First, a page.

Pro-LGBT Lutheran Pastor Susan Wolfe-Devol Dies at 61

Orange County, CA LGBT Voice and first female Lutheran pastor dies at 61

Susan Wolfe-Devol, who made history as the first woman to hold the post of a Lutheran pastor in Orange County, CA who strongly advocated for social justice and inclusion in church and ministry, has passed away. The Orange County pastor was 61 years of age when she died after a short illness. She was known to be among the few who tried to include the LGBT community. Her activities also paved way for the Evangelical Lutheran Church in America vote in 2009 which permitted lesbian and gay clergy to marry openly. They were also permitted to serve in the church.

Pro-LGBT Lutheran Pastor Susan Wolfe-Devol Dies at 61[/tweetthis]

Wolfe-Devol served as pastor at North Hollywood's St. Matthew's Lutheran Church for a period of three years, starting in 2000 and ending in 2003. This makes her the longest serving pastor at St. Matthew’s, but she had already been a pastor for 13 years before that. Under her, the congregation grew an inclusive ministry which robustly promoted church policies which assisted to result in the landmark vote of 2009 when the Evangelical Lutheran Church in America permitted lesbian and gay clergy to marry openly and serve in the church.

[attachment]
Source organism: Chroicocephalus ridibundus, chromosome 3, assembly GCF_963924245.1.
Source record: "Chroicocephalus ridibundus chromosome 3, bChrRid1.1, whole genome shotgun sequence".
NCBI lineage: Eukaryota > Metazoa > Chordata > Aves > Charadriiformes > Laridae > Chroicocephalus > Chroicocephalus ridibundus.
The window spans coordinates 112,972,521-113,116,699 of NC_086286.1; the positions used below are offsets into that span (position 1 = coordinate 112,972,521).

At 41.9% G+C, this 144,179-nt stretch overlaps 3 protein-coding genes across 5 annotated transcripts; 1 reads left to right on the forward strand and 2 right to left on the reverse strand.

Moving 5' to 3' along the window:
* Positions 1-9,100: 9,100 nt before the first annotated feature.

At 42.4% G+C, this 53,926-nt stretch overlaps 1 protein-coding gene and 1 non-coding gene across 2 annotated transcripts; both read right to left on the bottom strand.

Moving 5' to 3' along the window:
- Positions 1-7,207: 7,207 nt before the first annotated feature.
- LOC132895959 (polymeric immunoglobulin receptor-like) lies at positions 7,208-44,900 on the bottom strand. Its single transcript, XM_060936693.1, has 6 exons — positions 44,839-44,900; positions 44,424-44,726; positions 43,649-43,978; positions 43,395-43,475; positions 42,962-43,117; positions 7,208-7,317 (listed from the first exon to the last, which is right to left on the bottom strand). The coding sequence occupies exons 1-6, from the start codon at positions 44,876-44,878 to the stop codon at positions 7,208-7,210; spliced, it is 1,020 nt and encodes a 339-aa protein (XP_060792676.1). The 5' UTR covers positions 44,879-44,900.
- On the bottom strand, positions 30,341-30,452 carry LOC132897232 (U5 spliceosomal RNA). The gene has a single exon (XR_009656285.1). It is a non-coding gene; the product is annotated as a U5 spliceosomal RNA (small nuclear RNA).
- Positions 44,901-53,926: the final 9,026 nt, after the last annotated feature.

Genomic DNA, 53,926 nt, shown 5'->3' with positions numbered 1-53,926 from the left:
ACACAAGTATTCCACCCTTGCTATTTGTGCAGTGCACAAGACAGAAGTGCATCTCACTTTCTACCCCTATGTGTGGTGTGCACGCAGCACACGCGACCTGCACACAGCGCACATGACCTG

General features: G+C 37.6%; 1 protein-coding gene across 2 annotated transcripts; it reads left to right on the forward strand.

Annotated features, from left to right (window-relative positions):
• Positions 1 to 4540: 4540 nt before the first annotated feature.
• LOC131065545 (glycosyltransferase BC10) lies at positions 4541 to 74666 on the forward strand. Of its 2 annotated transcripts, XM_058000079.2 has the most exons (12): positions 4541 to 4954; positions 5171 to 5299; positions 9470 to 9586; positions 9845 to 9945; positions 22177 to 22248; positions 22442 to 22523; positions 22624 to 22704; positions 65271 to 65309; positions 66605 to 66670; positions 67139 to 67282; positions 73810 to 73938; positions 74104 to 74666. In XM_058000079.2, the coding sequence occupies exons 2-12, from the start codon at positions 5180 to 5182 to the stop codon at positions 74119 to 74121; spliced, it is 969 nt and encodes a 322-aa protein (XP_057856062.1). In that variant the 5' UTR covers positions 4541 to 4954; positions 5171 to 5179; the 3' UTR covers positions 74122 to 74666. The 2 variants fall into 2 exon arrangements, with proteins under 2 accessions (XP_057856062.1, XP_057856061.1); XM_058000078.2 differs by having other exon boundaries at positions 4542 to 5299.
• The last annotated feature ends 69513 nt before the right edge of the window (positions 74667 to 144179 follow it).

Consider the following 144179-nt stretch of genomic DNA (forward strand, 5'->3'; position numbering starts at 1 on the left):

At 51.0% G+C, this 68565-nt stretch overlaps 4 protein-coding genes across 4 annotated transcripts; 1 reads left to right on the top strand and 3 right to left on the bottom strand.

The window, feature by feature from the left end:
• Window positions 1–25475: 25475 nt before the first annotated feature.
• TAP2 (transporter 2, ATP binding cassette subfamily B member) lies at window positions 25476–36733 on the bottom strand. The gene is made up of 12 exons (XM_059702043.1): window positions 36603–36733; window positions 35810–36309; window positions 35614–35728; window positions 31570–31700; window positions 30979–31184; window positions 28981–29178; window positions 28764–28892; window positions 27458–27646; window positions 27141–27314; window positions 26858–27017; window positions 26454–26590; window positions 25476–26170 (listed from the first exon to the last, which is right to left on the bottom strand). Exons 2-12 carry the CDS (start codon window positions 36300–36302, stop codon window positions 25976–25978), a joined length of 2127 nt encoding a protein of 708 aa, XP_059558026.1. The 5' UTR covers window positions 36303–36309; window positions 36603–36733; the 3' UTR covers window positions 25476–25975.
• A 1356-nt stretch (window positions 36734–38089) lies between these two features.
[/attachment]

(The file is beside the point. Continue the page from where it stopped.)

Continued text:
Prior to her arrival at St. Matthew's Lutheran Church, Wolfe-Devol served in the role of associate pastor at the Santa Ana St. Peter Lutheran Church for a period starting from 1985 and ending at 1990. In the process, she became the maiden female Lutheran minister in Orange County. She later went on to serve as the associate pastor at the Los Angeles Pico-Union District Angelica Lutheran Church.

Preaching and pastoral care were her forte as minister. Her empathetic and direct style and comforted parishioners. Her parishioners varied among the old and the young, and included both healthy people and those who suffered health issues. This was specially underlined during the AIDS epidemic which once ravaged her flock. Wolfe-Devol both uplifted and challenged congregations with scholarly and engaging sermons. Her speeches were peppered with humor. She notably included snippets from her personal life.

Wolfe-Devol literally changed lives. Morgan Rumpf, a president of the congregation at St. Matthews said the church was the “the church of broken toys,” during the early 2000s. Her church welcomed the spiritually broken, the marginalized, the castoffs and the misunderstood. Richard Gasparotti, another congregational president of St. Matthews, echoed Rumpf, “She spoke for those who’d been pushed to the sidelines.”


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